The COVID-19 pandemic has attacked the physical and financial health of communities across the country.
According to the Center for Disease Control and Prevention (CDC), more than 6 million Americans have been infected by the coronavirus, but each and every one of us have felt the ripple effect as our economy came to a screeching halt. The economic impact has manifested itself through scenes of boarded up storefronts, millions of Americans out of work, and many families concerned about their wellbeing.
In part, we’ve learned the hard way just how much we rely upon a highly skilled and trained workforce. The pandemic has thrust many hardworking men and women who are often overlooked into the limelight, as we rely upon these professionals now more than ever.
Many of these individuals obtained their skills from career and technical education, or CTE. Just prior to the pandemic, there were nearly 7 million job openings across the country. Contrasting that figure with the potential of our nation’s learners – whether they are entering the workforce for the first time, learning a new skill, or reentering the workforce after some time away – and there is an obvious disconnect. This is often referred to as the “skills gap,” and CTE is a proven way to bridge this divide.
As co-chair of the bipartisan House Career and Technical Education Caucus, I’ve been proud join my friend and co-chair Rep. Jim Langevin (D-R.I.) to advocate for a skills-based education since my earliest days in Congress. Through the bipartisan nature of the caucus and years of advocacy, in 2018 we were able to usher in new investments and put a fresh face on the federal legislation that governs CTE for the 21st Century.
Today, perhaps the most timely piece of CTE legislation is the Skills Renewal Act, a bill that would create a flexible, fully refundable skills training credit of $4,000 to support career and technical education opportunities such as apprenticeships and certificate programs. This would go a long way to benefit those who have found themselves recently unemployed during the pandemic, through no fault of their own.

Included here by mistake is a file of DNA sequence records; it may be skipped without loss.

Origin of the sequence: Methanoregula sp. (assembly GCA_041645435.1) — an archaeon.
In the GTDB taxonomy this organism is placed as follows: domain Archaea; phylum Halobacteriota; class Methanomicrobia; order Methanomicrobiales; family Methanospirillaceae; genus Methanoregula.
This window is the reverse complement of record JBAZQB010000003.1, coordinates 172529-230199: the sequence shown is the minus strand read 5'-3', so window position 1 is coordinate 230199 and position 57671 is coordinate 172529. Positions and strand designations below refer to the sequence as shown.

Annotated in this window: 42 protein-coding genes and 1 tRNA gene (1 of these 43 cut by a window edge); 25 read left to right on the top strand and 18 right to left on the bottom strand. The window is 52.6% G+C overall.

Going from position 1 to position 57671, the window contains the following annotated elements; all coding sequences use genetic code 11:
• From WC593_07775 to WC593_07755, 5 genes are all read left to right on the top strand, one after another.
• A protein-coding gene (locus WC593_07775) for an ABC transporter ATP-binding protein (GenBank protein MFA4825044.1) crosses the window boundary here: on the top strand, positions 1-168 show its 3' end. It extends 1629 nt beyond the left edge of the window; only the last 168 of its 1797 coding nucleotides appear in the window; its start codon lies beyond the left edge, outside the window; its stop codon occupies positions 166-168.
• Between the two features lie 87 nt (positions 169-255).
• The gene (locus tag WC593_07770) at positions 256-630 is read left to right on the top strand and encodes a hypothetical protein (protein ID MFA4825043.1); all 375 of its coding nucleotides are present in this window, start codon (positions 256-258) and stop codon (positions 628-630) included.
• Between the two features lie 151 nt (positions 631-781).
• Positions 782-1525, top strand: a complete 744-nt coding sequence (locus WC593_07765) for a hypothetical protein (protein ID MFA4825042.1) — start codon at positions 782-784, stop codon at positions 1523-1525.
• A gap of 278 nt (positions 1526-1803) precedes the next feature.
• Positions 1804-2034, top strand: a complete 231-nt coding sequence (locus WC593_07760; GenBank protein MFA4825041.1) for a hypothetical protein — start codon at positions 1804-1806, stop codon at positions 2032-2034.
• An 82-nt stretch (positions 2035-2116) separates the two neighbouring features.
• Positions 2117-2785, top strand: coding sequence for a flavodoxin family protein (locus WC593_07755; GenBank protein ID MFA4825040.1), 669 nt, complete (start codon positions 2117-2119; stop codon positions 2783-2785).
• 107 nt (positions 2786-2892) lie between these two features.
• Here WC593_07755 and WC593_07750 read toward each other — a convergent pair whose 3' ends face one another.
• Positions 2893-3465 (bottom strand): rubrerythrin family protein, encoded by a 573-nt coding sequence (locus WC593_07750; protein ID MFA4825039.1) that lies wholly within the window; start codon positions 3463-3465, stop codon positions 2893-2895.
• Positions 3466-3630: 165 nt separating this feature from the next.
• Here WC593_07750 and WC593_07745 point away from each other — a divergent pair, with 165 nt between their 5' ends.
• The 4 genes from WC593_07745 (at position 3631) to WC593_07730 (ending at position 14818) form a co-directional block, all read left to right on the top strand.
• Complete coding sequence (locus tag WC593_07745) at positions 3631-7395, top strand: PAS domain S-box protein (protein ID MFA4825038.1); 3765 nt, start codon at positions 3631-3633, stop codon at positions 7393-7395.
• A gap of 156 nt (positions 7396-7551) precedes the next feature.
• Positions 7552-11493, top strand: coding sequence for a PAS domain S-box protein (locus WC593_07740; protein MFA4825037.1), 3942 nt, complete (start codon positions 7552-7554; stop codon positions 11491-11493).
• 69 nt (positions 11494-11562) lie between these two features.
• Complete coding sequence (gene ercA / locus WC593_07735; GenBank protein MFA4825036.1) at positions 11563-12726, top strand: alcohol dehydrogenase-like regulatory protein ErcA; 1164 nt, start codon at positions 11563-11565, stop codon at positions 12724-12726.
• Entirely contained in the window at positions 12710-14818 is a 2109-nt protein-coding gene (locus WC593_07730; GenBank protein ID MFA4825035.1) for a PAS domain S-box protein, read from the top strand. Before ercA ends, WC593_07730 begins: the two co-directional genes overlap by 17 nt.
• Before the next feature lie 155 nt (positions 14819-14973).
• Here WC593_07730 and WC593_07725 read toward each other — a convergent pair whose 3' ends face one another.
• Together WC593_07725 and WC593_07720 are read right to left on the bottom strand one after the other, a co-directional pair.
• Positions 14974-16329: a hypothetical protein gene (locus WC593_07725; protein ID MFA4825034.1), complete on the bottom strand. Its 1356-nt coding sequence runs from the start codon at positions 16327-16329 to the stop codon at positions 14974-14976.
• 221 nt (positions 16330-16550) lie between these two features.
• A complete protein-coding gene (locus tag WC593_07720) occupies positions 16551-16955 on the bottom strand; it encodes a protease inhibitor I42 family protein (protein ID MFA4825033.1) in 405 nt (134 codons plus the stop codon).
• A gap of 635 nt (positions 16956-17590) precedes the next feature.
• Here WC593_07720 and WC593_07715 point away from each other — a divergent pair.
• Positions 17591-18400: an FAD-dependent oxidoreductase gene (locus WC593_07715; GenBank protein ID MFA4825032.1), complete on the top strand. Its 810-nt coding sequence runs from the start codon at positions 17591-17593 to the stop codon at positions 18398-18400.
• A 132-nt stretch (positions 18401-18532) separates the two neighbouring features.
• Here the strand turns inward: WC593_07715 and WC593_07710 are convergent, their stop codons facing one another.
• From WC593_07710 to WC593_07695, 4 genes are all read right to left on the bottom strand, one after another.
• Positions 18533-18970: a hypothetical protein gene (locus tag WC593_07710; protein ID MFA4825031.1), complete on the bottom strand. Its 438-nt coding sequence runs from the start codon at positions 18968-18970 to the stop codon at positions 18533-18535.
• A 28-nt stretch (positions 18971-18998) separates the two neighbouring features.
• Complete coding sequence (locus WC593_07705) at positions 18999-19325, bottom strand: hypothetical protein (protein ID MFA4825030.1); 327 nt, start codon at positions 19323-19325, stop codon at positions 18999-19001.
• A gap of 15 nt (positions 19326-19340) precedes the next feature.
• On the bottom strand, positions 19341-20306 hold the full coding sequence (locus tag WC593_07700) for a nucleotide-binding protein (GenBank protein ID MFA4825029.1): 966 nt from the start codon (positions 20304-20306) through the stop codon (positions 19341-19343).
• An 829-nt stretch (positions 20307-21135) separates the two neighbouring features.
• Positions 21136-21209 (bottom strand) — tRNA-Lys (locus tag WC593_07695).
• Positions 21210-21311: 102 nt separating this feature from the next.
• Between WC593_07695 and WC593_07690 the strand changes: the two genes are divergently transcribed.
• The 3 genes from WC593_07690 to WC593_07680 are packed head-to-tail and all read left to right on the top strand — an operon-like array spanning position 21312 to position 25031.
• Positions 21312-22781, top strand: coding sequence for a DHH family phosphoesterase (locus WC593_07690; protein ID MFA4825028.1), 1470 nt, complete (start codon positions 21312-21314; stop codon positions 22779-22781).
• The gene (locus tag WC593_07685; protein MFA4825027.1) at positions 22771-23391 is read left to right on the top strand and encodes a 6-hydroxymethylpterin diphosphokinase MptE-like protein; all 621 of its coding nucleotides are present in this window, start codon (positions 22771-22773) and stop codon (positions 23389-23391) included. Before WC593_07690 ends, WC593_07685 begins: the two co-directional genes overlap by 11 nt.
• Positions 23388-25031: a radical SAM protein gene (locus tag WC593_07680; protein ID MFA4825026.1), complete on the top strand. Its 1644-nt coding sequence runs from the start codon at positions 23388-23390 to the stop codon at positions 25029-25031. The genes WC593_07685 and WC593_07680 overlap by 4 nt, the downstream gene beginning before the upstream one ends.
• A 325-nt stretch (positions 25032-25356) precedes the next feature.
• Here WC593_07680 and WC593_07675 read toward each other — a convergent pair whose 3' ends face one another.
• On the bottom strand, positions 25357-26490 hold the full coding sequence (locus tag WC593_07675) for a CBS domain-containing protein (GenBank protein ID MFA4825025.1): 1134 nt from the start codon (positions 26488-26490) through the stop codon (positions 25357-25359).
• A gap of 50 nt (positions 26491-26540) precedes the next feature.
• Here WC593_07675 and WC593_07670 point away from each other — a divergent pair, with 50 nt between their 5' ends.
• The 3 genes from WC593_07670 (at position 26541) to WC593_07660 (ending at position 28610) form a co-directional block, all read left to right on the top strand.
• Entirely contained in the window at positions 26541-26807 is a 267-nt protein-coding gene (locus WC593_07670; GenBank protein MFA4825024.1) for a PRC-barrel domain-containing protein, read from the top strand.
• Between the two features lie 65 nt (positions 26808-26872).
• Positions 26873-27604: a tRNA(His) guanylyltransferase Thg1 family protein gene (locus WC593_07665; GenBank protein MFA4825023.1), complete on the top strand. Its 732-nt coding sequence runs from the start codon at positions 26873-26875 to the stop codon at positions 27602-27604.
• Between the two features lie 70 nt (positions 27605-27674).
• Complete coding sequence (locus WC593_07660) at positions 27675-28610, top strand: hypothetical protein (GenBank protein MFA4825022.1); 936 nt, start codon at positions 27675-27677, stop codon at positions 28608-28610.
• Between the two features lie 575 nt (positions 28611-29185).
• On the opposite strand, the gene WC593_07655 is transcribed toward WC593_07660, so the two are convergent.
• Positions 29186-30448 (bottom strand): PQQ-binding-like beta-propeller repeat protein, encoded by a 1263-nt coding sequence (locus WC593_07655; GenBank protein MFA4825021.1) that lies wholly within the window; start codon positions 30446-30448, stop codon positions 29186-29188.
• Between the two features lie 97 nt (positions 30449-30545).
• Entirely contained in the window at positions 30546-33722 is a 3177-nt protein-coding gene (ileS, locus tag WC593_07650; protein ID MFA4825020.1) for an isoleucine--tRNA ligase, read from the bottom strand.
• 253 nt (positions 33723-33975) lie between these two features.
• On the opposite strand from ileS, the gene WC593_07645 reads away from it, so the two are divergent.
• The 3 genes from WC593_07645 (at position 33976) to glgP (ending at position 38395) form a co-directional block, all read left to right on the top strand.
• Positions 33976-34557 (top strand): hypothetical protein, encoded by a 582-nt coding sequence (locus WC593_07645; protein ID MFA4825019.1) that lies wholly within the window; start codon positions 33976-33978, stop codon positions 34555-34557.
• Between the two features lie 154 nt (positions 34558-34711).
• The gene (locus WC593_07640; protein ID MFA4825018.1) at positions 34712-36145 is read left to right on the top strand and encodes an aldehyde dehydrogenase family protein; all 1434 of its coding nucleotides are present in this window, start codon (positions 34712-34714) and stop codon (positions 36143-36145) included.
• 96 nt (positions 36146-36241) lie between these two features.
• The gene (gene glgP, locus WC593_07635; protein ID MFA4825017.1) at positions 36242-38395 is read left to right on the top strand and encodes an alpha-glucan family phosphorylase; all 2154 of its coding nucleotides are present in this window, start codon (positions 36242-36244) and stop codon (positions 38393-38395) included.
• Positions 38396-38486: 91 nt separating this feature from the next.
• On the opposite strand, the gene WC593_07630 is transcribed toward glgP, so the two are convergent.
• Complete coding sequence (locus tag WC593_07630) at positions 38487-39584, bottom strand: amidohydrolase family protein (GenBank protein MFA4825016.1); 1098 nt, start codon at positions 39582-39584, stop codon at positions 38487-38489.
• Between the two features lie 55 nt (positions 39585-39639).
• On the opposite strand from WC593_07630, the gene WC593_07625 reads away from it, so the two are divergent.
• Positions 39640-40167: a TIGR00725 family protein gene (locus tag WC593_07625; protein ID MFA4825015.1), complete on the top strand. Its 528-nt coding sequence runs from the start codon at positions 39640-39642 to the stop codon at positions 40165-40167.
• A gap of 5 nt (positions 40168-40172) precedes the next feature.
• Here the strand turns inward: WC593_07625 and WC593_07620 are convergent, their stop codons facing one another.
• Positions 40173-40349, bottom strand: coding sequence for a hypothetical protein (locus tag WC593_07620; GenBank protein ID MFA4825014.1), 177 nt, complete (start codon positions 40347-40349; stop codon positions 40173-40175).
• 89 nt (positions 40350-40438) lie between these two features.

While the pandemic is currently at the forefront of all our minds, there is a bright future ahead of us all. We will rise from this crisis thanks to the resiliency, grit, and determination of the American people.
The question remains, however, how do we strengthen, support, and set up the next generation of essential workers for success? It begins with removing the stigma associated with career and technical education and educating students and parents about the benefits of a skills-based education. Some of the fastest growing professions today are careers that can be attained through CTE.
A one-size-fits-all approach to education is not an effective way to prepare students for the workforce, and CTE should not be viewed as “plan B.” It is a valuable educational option that empowers learners of all ages to take control of their personal and professional futures.
Unfortunately, many students go to college without being fully aware of their education and career options. According to the Coalition of Career Development, about one-third of high school graduates do not go to college right away and often struggle to find meaningful work. That is why last fall, Rep. Langevin and I introduced the Counseling for Career Choice Act.
The bill will provide $40 million a year for each of the next five fiscal years for grants that support CTE students and school counselors. We must provide effective counseling resources to ensure every student, parent, and family can be exposed to the benefits of a skills-based education.
Just as we equip CTE learners with the skills to succeed, we must also empower educators and counselors to help students capitalize on the availability of an academically rigorous skills-based education, complete their training on time, and find a path to a profession they can be proud of.
Developing a 21st Century workforce to meet the technical demands of the modern workplace is paramount to our country’s success and future. Cybersecurity remains one field particularly in demand and we must prepare our next generation of learners to protect our county’s critical assets, systems, and networks.
To protect sensitive data and critical infrastructure components, Rep. Langevin and I teamed up again on the Cybersecurity Skills Integration Act. This will create a pilot program within the Department of Education to award competitive grants to education-employer partnerships for CTE programs that integrate cybersecurity education into curriculum. These grants will help prepare students for careers to protect critical infrastructure.
The efforts of the bipartisan Career and Technical Education Caucus have shown the great potential of our American education system, which should encourage pathways to greater opportunities and experiences that can be life changing. We must remove the barriers that discourage participation and make it easier to get the education people need and begin participating in the workforce.
By providing students of all ages and experience levels with a clearer picture of what the workforce entails and more specifically, by investing in career and technical education, we can help individuals realize their true potential, find satisfying, family-sustaining careers, and in turn, make a more competitive and productive America.
Thompson represents Pennsylvania’s 15th District and is co-chair of the bipartisan House Career and Technical Education Caucus.